At Home/Park/Wherever Workout

My husband is fairly active, and I’m usually playing soccer or skating right alongside him. Now that those things have been deemed off-limits, I started lugging my yoga mat, kettlebell and dumbbells with him to the park. This can also easily be done at home, at a kid’s soccer practice, or wherever.

Prenatal Yoga

Prenatal yoga is, according to my doctor, one of the best exercises for moms-to-be. It helps stretch out tight hips and uncramp crampy legs, bring some peace and stillness, and help with nausea and balance. Here’s one of my favorite youtube videos with minimal equipment I can do right at home.

Walking/Hiking

Running has been out of the picture for most of my pregnancy. At first, I was sick and dizzy, and then became wobbly and off-balance and plain old tired. Walking has been my best friend. I walk all the time, from taking my dog around the neighborhood to going to the track to taking a (literal) hike. Walking is low impact, keeps the heart pumping, and is gentle enough that I can do it on my worst days – and on those days, it actually makes me feel a lot better.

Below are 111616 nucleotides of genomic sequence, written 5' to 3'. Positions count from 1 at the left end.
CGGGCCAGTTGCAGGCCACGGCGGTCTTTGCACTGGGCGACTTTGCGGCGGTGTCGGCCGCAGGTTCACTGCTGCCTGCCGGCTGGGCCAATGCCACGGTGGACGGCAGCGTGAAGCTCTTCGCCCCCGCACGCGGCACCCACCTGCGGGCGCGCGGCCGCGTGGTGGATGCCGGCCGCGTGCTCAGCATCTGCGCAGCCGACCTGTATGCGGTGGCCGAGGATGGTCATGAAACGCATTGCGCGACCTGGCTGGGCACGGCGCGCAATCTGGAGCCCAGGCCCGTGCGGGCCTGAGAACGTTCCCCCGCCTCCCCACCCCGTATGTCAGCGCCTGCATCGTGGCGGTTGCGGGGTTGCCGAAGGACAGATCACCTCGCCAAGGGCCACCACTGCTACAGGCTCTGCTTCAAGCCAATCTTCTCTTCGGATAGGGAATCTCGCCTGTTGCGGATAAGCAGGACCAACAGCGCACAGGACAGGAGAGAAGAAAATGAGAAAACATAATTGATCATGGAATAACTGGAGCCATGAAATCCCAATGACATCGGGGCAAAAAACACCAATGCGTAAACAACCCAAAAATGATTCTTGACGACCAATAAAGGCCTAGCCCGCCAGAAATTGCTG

Important – I’m Not a Doctor

Just a quick note – I am not a doctor, and am sharing what’s worked specifically for me during my pregnancy. I ask my doc all kinds of crazy questions, and those include checking that everything listed above isn’t only safe for pregnancy in general, but for me and my pregnancy, specifically. Be sure to do the same with yours!

Posted in Lifting, Running

Motivation Monday: Morning Workouts

102fb94c2c5a3b64fca5deffeeb37f5d

To the a.m. exercisers, the sunrise yoga peeps, and the early birds – you all know the struggle. The real challenge of clocking in a morning workout isn’t setting alarms or going to sleep  super early. The struggle is in dragging ourselves out of our warm, cozy beds.

I mean, who wants to get out of bed and go run? Or go to the gym? Or drive off into the darkness at 5 a.m. for that early hot yoga class?

One of those crazies is me. I’ve fallen in love with a.m. workouts so much that it feels weird not to burn some calories first thing in the morning. I’ve never been a morning person, so getting in this routine was tough. I (and most who’ve known me for a few years) are pretty shocked that I can get myself to the gym without biting anyone’s head off.